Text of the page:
Effect of Silver Water Produced by an Engineered Device Designed to Food Industry
Keywords:silver particles, atomic absorption spectroscopy, UV-Vis and IR spectral analysis, antimicrobial activity, Escherichia coli, Saccharomyces cerevisiae
Hygienic norms in the food and beverages production systems should be permanently monitored to prevent contamination with pathogens which could cause diseases in humans and animals. As regards the industrial scale of food and beverages production, the maximum extension of the shelf life is an essential task. Peracetic acid (CH3COOOH) is frequently applied in sanitation procedures of production piping and product tanks, but if it is not rinsed well, could drastically affect organoleptic characteristics of the products. Silver water (containing Ag+) could replace the use of peracetic acid. A device for efficient production of silver water is constructed. The silver content of the water produced is determined by atomic absorption spectroscopy, UV-Vis and IR spectral analysis. It is found that minimal inhibitory concentration (MIC) of 1 μg silver content inhibited the yeast (Saccharomyces cerevisiae ATCC 200060) growth (24 ± 1 mm mean inhibition zone) on a similar rate as 30 μg kanamycin (27 ± 1 mm). Bacterial (Escherichia coli ATCC 47093) growth inhibited by 1.5 μg silver content (18 ± 1 mm) is comparable to 10 μg ampicillin (17 ± 1 mm) but not to 30 μg kanamycin (35 ± 1 mm).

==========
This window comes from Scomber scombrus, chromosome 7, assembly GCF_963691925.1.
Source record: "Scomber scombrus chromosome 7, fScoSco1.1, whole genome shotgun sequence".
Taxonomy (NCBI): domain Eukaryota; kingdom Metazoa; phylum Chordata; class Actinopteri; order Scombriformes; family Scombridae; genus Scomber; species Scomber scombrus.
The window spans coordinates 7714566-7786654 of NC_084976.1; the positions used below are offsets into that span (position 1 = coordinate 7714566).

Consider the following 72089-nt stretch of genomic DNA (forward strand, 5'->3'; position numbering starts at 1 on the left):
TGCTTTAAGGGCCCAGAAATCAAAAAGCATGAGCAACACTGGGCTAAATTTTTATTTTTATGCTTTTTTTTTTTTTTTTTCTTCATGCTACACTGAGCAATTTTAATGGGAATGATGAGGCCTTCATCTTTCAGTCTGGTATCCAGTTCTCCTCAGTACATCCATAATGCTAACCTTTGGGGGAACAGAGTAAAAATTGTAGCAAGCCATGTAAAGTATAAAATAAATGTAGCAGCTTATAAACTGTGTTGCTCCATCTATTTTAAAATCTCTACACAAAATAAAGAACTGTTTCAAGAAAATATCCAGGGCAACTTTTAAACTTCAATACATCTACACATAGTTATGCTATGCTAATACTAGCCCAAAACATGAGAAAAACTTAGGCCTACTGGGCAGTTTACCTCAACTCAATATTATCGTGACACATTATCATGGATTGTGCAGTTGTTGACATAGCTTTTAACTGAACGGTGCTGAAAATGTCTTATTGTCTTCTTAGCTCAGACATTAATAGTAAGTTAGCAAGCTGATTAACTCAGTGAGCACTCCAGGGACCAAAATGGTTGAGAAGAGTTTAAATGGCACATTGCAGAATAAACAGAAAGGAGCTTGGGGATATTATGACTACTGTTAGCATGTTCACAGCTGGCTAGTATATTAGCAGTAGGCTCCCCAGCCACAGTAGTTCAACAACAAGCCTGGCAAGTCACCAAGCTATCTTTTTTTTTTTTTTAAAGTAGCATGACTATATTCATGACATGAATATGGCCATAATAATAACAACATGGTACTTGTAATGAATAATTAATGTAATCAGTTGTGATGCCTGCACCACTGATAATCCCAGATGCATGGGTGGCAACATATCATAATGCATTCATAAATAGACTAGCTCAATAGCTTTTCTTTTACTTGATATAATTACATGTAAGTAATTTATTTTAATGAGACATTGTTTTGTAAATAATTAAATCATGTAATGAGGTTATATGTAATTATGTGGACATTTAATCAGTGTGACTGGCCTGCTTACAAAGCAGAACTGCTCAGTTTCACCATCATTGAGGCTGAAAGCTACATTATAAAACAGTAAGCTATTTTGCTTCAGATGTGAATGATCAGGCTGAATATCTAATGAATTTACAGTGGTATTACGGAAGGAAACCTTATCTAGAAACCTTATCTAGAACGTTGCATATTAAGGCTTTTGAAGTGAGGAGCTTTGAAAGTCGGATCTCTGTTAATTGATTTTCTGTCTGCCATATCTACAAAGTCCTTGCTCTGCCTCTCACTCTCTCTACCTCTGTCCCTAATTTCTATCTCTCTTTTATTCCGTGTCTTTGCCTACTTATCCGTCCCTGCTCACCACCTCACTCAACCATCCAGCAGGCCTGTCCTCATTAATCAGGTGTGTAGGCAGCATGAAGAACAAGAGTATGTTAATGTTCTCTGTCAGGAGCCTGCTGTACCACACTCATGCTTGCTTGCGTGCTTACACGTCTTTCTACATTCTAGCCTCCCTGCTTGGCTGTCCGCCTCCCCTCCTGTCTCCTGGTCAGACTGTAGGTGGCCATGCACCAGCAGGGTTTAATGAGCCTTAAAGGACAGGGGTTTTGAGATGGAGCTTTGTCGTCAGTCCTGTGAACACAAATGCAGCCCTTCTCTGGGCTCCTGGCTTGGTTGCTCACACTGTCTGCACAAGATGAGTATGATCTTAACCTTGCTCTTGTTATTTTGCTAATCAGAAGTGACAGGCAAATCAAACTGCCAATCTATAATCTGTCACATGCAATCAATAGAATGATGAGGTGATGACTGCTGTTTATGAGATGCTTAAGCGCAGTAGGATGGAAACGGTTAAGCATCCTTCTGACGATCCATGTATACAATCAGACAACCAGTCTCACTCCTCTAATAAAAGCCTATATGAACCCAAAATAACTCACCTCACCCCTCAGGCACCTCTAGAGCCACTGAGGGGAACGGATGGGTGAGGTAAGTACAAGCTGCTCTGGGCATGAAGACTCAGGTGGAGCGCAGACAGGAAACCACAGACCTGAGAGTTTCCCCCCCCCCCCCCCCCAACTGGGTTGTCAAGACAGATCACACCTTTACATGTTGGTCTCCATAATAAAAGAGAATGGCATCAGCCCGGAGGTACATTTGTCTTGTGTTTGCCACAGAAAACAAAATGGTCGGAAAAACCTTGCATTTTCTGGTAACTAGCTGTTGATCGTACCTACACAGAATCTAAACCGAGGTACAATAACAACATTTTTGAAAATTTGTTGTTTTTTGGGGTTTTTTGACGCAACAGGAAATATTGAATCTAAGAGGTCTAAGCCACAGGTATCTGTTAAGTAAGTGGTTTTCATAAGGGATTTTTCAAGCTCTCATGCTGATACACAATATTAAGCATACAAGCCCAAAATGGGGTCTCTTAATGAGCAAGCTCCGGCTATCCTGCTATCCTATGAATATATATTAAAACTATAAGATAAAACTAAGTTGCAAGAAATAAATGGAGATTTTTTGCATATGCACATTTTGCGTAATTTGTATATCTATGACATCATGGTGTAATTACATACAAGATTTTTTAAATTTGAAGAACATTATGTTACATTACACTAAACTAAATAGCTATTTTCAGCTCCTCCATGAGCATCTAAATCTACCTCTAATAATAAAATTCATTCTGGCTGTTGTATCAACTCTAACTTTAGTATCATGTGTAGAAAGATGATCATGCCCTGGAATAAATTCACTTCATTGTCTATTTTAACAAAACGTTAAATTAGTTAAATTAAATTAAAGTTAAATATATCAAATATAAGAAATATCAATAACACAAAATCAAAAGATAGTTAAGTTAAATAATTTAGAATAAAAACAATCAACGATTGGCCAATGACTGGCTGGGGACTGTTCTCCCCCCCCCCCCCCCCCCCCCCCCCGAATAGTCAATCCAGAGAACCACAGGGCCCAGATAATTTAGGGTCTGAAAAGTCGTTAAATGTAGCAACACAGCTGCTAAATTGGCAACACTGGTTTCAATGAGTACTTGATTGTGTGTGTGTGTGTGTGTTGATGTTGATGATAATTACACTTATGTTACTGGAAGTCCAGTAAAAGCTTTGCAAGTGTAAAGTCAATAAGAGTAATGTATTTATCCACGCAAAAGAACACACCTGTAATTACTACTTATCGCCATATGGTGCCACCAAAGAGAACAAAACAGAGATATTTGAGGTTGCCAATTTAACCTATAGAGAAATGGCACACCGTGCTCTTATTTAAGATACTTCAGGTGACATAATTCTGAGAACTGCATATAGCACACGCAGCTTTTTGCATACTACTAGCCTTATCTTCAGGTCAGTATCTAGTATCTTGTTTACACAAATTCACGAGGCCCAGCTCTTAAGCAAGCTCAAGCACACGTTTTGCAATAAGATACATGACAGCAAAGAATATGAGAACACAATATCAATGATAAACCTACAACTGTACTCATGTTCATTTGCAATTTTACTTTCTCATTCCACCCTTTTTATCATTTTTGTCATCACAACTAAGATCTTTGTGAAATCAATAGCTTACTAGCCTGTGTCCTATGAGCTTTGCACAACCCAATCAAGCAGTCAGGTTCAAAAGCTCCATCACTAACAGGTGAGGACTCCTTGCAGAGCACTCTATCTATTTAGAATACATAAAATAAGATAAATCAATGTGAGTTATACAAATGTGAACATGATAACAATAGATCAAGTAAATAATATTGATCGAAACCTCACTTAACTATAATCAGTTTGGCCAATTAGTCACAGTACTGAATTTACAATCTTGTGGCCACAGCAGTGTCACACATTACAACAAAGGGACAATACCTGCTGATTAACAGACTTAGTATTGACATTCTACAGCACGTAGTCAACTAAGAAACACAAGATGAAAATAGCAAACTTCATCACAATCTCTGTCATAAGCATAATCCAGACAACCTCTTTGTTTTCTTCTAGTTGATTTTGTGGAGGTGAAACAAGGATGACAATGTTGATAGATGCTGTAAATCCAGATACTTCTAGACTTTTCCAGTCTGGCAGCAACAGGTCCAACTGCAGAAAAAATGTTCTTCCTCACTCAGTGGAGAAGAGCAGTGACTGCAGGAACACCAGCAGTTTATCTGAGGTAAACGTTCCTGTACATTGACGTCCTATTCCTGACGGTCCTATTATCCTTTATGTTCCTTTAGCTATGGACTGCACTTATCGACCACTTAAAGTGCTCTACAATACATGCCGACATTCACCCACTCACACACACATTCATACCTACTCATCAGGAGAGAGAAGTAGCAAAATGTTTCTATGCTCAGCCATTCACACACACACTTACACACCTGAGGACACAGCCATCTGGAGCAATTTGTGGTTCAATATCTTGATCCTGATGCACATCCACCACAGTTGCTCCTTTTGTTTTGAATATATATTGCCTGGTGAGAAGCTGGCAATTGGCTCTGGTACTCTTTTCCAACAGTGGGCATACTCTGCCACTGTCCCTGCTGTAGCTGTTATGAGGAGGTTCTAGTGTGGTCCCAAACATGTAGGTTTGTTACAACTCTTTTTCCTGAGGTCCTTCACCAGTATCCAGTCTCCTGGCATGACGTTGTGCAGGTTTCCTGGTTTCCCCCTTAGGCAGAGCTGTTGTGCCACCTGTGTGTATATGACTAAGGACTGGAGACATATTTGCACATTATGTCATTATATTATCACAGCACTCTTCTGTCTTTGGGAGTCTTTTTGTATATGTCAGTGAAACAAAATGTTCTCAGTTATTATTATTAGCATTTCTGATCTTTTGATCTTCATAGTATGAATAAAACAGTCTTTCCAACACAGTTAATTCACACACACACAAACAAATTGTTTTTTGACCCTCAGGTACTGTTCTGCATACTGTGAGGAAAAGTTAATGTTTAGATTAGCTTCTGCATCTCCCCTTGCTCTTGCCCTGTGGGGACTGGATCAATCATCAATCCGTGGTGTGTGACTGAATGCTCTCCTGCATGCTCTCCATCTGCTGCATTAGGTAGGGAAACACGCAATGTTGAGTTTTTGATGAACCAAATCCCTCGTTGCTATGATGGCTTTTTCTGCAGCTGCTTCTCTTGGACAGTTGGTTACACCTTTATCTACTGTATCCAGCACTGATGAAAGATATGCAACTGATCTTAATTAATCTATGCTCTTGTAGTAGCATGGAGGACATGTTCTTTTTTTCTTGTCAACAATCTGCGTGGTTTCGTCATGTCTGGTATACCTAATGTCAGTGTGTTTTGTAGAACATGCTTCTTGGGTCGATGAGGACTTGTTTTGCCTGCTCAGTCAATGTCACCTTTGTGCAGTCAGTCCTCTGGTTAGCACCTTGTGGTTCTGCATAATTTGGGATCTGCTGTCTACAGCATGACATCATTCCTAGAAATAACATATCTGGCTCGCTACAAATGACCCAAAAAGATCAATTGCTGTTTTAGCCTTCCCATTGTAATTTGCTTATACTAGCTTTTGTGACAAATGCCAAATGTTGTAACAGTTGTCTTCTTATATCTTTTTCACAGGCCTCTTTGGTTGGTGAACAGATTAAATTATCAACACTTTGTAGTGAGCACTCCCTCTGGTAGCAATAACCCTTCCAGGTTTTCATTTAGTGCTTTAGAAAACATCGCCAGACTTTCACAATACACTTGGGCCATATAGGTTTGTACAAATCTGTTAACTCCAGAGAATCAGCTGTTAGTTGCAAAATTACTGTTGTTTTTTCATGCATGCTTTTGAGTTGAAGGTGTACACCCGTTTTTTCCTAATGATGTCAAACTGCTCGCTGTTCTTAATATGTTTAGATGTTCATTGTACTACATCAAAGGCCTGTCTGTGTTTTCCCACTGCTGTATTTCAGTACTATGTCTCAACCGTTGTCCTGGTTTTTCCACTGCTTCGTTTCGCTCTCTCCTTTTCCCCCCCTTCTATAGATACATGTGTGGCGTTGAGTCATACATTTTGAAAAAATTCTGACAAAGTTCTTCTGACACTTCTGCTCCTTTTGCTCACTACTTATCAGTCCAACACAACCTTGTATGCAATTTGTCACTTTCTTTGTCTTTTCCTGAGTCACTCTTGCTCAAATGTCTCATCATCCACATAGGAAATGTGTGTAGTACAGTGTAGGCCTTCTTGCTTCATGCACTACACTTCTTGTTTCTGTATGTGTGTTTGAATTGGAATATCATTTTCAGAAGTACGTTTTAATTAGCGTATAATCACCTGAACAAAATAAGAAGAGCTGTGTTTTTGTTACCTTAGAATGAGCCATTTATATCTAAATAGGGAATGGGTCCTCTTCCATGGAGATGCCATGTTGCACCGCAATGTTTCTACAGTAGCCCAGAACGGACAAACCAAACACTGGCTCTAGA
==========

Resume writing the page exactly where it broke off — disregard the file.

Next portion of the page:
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Copyright (c) 2022 Proceedings of the Bulgarian Academy of Sciences
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